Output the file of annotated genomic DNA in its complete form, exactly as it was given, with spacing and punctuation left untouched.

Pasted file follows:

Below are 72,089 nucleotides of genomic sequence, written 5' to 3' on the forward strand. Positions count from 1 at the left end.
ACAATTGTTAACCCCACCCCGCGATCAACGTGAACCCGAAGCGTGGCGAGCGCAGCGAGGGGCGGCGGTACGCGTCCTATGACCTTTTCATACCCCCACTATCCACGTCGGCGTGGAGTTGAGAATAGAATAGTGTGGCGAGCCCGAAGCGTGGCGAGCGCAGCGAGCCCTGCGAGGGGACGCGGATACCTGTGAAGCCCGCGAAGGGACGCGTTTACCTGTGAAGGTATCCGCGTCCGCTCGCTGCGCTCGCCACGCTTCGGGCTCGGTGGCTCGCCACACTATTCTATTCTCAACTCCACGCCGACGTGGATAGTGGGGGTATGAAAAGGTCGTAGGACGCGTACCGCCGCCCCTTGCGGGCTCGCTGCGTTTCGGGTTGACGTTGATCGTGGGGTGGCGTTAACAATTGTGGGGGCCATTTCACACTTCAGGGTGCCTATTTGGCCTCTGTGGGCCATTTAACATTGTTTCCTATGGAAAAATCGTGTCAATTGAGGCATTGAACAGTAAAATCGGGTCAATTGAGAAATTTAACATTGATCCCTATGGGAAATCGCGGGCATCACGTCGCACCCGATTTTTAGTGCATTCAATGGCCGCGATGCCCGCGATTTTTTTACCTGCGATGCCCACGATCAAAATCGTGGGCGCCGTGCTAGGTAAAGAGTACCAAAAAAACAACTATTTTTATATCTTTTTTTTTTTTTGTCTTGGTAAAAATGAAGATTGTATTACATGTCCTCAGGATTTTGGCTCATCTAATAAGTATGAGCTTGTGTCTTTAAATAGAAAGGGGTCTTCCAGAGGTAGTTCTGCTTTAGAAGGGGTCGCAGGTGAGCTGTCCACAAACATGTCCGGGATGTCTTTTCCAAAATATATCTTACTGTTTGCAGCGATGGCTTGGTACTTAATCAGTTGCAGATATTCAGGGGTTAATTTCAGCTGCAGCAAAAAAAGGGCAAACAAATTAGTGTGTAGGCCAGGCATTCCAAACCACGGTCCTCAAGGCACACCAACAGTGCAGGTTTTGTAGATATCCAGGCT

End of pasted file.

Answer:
Below are 72,089 nucleotides of genomic sequence, written 5' to 3' on the forward strand. Positions count from 1 at the left end.
ACAATTGTTAACCCCACCCCGCGATCAACGTGAACCCGAAGCGTGGCGAGCGCAGCGAGGGGCGGCGGTACGCGTCCTATGACCTTTTCATACCCCCACTATCCACGTCGGCGTGGAGTTGAGAATAGAATAGTGTGGCGAGCCCGAAGCGTGGCGAGCGCAGCGAGCCCTGCGAGGGGACGCGGATACCTGTGAAGCCCGCGAAGGGACGCGTTTACCTGTGAAGGTATCCGCGTCCGCTCGCTGCGCTCGCCACGCTTCGGGCTCGGTGGCTCGCCACACTATTCTATTCTCAACTCCACGCCGACGTGGATAGTGGGGGTATGAAAAGGTCGTAGGACGCGTACCGCCGCCCCTTGCGGGCTCGCTGCGTTTCGGGTTGACGTTGATCGTGGGGTGGCGTTAACAATTGTGGGGGCCATTTCACACTTCAGGGTGCCTATTTGGCCTCTGTGGGCCATTTAACATTGTTTCCTATGGAAAAATCGTGTCAATTGAGGCATTGAACAGTAAAATCGGGTCAATTGAGAAATTTAACATTGATCCCTATGGGAAATCGCGGGCATCACGTCGCACCCGATTTTTAGTGCATTCAATGGCCGCGATGCCCGCGATTTTTTTACCTGCGATGCCCACGATCAAAATCGTGGGCGCCGTGCTAGGTAAAGAGTACCAAAAAAACAACTATTTTTATATCTTTTTTTTTTTTTGTCTTGGTAAAAATGAAGATTGTATTACATGTCCTCAGGATTTTGGCTCATCTAATAAGTATGAGCTTGTGTCTTTAAATAGAAAGGGGTCTTCCAGAGGTAGTTCTGCTTTAGAAGGGGTCGCAGGTGAGCTGTCCACAAACATGTCCGGGATGTCTTTTCCAAAATATATCTTACTGTTTGCAGCGATGGCTTGGTACTTAATCAGTTGCAGATATTCAGGGGTTAATTTCAGCTGCAGCAAAAAAAGGGCAAACAAATTAGTGTGTAGGCCAGGCATTCCAAACCACGGTCCTCAAGGCACACCAACAGTGCAGGTTTTGTAGATATCCAGGCT